Mujeres Unidas y Activas(MUA)

En sus proyectos de arte, muchas de las mujeres en el taller eligen diseñar mariposas. La mariposa es el símbolo de MUA. Es la oruga que, lentamente, va despegando sus alas para volar. En MUA, las mujeres migrantes se saben respaldadas para generar herramientas concretas que las ayuden a defenderse de la injusticia racial, la violencia de género y la injusticia económica.
Habiendo luchado durante más de 30 años, Mujeres Unidas sabe que no retrocederá. Han construido una herramienta para hacer frente a la adversidad, desde la solidaridad.

Para más información, visite www.mujeresunidas.net o busque Mujeres Unidas y Activas en Facebook e Instagram.


Este artículo fue apoyado en su totalidad, o en parte, por fondos proporcionados por el Estado de California y administrados por la Biblioteca del Estado de California.

Latinx Heritage Month

Latinx Heritage Month

A Message from RAC’s Executive Director

Saludos RAC Community!

Happy Hispanic Heritage Month! National Hispanic Heritage Month takes place September 15 to October 15 every year and is a time to recognize the histories, cultures and contributions of Hispanic/Latino/Latinx people living in the U.S.. During this month (and throughout the year) at Richmond Art Center we have activities planned to celebrate and explore the creative accomplishments of the Bay Area’s Latino community.

In the galleries are two exhibitions highlighting Latinx art. Daniel Camacho’s De Fantasías y Realidades presents murals, paper mache sculptures and paintings that fuse elements of Mexican popular culture with the social and political experiences of Camacho’s community. And From the Pueblo, For the Pueblo is an exhibition by print collective Liberación Gráfica and their friends. Liberación Gráfica is a Richmond-based screen print collective whose art practice is rooted in the Chicanx art tradition of revolutionary print workshops. Their work speaks directly to the struggles and resilience of the people of Richmond.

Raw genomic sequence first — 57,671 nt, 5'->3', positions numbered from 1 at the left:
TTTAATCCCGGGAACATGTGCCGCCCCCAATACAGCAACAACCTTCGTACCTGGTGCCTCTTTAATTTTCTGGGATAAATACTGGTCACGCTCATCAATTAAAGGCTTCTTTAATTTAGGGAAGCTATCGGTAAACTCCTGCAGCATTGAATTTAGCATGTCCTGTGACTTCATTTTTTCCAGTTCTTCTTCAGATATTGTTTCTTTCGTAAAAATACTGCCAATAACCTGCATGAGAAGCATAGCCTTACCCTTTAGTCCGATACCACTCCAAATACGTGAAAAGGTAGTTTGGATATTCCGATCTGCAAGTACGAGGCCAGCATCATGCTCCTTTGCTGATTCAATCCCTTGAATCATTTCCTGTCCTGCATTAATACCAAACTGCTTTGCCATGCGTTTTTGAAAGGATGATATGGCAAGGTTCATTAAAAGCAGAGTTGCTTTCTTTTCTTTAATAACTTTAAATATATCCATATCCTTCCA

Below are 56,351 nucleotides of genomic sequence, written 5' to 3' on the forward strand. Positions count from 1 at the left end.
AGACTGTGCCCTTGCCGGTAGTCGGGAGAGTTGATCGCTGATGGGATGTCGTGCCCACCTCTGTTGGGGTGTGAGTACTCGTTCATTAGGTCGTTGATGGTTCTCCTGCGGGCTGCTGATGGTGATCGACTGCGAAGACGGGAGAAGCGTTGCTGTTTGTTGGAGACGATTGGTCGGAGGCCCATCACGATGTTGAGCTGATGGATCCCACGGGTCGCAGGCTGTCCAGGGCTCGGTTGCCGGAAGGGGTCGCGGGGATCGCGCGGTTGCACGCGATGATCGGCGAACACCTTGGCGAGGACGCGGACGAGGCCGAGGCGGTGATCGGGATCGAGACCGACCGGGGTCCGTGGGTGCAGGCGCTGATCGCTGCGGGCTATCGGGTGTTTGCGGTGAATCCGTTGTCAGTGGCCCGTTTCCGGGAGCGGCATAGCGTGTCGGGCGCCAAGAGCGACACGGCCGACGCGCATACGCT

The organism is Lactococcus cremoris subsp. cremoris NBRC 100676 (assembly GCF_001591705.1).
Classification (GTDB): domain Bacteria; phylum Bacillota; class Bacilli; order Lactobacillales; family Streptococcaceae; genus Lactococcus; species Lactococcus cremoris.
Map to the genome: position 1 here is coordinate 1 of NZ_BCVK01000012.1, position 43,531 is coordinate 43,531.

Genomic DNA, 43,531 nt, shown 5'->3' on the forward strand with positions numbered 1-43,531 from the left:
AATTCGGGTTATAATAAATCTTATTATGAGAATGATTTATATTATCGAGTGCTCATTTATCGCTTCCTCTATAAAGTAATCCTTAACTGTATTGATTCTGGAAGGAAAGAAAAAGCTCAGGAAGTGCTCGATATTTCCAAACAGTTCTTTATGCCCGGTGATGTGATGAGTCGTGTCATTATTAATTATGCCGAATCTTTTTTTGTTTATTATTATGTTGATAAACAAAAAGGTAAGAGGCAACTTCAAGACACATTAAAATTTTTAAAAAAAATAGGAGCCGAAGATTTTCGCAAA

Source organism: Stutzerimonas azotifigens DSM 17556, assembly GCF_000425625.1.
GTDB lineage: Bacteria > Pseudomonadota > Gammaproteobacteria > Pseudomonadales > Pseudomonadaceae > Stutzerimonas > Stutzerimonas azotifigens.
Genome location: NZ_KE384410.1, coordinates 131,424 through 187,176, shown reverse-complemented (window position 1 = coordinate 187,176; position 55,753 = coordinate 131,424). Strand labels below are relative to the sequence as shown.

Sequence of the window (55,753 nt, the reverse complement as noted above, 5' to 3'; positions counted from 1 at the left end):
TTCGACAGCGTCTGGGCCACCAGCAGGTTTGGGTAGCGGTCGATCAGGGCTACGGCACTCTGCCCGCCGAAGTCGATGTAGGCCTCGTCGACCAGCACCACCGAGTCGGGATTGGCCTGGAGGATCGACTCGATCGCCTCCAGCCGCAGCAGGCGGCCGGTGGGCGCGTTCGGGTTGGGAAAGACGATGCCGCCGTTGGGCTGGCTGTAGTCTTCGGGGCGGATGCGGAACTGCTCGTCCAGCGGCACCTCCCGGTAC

And don’t miss it: on Saturday, October 15, 12-3pm we are celebrating Día de los Muertos at RAC. We’ll have calaveras, art making, live printing, and more!

Latinos contribute so much to the rich diversity of the Bay Area, especially in Richmond. I encourage you to visit RAC and also find your own way to celebrate and explore Hispanic Heritage Month.

Hasta pronto,

José Rivera
Executive Director

Top image: Daniel Camacho, Mexico te Ilevo adentro, 2004

Artforum: Dewey Crumpler, Richmond Art Center

Artforum: Dewey Crumpler, Richmond Art Center

Link: https://www.artforum.com/print/reviews/202207/dewey-crumpler-88933

Pdf: https://richmondartcenter.org/wp-content/uploads/2022/09/Artforum-Dewey-Crumpler-Review.pdf

Dewey Crumpler has long been preoccupied with the ways in which objects can be sites of exploration for what it means to be African American. One day in the mid-1990s, while out on his daily walk, he was transfixed by a tower of colorful steel shipping containers stacked at the Port of Oakland in California. To him, the looming rectangular structures were mysterious and foreboding. He saw them as monumental metaphors of the geopolitical power that moved goods across space and time, possessing the history of commerce and oppression in their hidden cavernous interiors. Compelled by a fascination with this form and its shadow, he began to sketch and paint the crates daily. “Dewey Crumpler: Crossings,” his exhibition here, showcased 122 of these prophetic images, which he began making roughly twenty-five years before the collapse of the shipping industry brought on by the pandemic. Vibrant dreamscapes were weighted with the gravitas of their subject matter: mass migration, globalization, and the tangled yoke of capitalism within the Black diaspora.

When Crumpler started as a young artist in San Francisco in the 1960s, he couldn’t find any art in the museums that portrayed Black life. As a result, he sought inspiration from an eclectic array of sources, among them European art, coffee-table books on African American art and culture, the work of social-realist muralist David Alfaro Siqueiros (which he got to see in person during a trip to Mexico), and the improvisational sounds of jazz greats including John Coltrane and Miles Davis. By establishing a practice that focused on a specific object for an extended period, Crumpler was able to ground the panoply of influences he brought to each body of work.